All too often, environmental-health protection has generally been confined to the response to a crisis, such as dramatic episodes that reach political impact via involvement of media exposure and popular protest2 without ever becoming the subject of in-depth political debate followed by informed decision-making leading to effective prevention of health and social burdens. As an example relevant to the area where we held our meeting, the Po Valley in Italy (one of the most polluted places in Europe), for over 20 years investigation of the impact of pollution on health herein has never addressed the problem in a systematic, multidisciplinary and consistent way. Public health issues linked to the environment are becoming increasingly complex. Globalization and increasing population size is placing significant stress on the environment, while emerging threats in chronic and infectious diseases, injury, and acts of terrorism, all have associated environmental factors. However, environmental health research has made substantial progress. To address a range of environmental challenges to public health, state and territorial health agencies must build strong and enduring relationships and partnerships. Today, issues concerning the environment and health can and must be taken into proper account especially since the European vision of society is based on sustainability, equity and wellbeing, and should be the reference point for the new idea of Europe that the Italian presidency can adopt and promote on behalf of all Member States.

2. To support research and monitoring of environmental hazards and health risks.

The newly adopted Environment Action Programme for the EU, entitled "Living well, within the limits of our planet," will guide environmental policy up to 2020. Its priority objective No. 3, “To safeguard EU citizens from environment-related pressures and risks to health and wellbeing,” is intended to stimulate research at the EU level in the years to come. An international network on public health and environment tracking, as we are setting up, should be supported as an essential tool in this programme, since it will further understanding of this complex field, document decisions, improve comparability of risks between countries, and enable transparency and trust among citizens, institutions and the private sector.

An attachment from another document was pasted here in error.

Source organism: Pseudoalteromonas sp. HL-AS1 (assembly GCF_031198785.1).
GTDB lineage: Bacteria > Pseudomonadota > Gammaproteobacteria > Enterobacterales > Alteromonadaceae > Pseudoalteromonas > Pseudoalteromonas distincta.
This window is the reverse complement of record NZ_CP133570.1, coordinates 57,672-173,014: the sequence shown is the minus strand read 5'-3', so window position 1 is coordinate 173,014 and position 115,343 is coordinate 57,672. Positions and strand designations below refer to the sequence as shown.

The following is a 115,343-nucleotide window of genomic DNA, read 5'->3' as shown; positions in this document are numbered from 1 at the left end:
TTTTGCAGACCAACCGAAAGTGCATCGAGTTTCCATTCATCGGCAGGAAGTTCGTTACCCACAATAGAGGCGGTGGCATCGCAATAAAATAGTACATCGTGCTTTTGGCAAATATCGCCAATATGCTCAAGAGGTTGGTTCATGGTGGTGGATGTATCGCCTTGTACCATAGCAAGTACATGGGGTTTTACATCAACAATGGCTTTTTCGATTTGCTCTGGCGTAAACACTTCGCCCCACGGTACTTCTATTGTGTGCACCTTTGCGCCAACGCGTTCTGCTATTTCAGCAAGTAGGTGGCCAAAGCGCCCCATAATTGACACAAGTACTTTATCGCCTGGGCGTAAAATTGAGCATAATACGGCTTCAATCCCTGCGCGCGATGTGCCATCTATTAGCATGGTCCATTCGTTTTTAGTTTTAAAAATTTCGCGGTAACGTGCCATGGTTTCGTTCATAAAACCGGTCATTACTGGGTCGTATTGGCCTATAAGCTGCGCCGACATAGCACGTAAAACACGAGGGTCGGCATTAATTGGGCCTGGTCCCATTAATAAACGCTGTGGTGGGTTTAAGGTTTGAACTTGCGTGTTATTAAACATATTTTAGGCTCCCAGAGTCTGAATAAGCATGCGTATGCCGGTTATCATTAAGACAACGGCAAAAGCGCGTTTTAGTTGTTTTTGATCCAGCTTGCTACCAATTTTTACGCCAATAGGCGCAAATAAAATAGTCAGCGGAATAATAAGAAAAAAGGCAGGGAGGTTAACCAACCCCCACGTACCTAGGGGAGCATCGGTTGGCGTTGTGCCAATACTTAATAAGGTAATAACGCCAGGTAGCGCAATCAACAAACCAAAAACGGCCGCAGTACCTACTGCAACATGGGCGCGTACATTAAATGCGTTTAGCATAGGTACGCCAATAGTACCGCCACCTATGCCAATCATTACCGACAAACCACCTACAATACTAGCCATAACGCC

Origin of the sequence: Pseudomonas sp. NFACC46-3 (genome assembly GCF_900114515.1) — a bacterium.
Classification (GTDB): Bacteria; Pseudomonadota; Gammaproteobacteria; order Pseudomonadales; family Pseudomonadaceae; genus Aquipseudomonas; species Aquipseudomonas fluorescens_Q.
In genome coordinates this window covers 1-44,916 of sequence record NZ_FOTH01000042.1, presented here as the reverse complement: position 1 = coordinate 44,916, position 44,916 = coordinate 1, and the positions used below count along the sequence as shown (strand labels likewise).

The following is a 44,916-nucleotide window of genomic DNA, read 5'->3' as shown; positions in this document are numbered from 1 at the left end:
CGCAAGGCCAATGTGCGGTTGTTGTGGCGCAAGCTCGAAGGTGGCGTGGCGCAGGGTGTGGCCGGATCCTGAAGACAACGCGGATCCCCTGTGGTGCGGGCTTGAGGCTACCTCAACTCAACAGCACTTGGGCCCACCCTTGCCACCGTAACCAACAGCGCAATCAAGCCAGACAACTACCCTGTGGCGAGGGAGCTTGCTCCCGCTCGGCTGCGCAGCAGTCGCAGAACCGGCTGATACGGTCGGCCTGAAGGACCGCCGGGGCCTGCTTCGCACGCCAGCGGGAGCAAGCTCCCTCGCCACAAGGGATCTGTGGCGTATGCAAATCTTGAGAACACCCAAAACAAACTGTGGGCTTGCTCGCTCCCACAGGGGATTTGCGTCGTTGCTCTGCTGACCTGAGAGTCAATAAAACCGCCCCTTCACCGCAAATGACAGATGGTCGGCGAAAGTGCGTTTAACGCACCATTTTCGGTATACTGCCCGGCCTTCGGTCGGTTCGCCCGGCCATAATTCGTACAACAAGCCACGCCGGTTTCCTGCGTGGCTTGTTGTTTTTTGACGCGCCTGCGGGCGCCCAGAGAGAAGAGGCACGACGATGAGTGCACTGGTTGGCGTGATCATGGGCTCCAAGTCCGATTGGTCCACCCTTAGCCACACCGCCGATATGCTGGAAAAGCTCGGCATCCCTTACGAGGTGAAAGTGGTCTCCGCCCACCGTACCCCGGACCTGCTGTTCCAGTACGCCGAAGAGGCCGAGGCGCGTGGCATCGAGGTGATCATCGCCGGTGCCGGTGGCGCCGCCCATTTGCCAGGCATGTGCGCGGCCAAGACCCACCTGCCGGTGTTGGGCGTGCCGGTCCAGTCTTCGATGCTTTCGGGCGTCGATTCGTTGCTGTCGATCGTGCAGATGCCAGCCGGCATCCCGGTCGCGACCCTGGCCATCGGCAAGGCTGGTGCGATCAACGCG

Approved at Modena on May 30th, 2014
by the International Network on Public Health & Environment Tracking (INPHET)

On behalf of INPHET
Lina Balluz, Centers for Disease Control and Prevention, United States
Kees de Hoogh, Swiss Tropical and Public health Institute, Switzerland
Tony Fletcher, Public Health England, United Kingdom
Paolo Lauriola ARPA Emilia-Romagna, Italy
Giovanni Leonardi, Public Health England, United Kingdom
Sylvia Medina, Institut de Veille Sanitaire, France
Lisbeth Knudsen, Department of Public Health, Denmark
Jan Semenza, European Centre for Disease Prevention and Control, Sweden
Brigit Staatsen, National Institute for Public Health and Environment (RIVM), The Netherlands

We acknowledge the contribution to these ideas and proposals of all participants to the Modena workshop on Environmental and Public Health Tracking to Advance Environmental Health and others who contributed to earlier events of the international network on environmental public health tracking; in particular we thank Roberto Bertollini (B) and Patrick Saunders (UK) for their important contributions.

This paper reflects the views of the authors and not necessarily those of their organizations.

1 EPHT can be defined as: “The ongoing collection, integration, analysis, and interpretation of data about environmental hazards, exposure to environmental hazards, human health effects potentially related to exposure to environmental hazards. It includes dissemination of information learned from these data and implementation of strategies and actions to improve and protect public health” (United States Center for Disease Control and Prevention, 2003)

2 For example in Italy the episodes at industrial works in Taranto and Savona; a similar pattern can be recognized in most countries.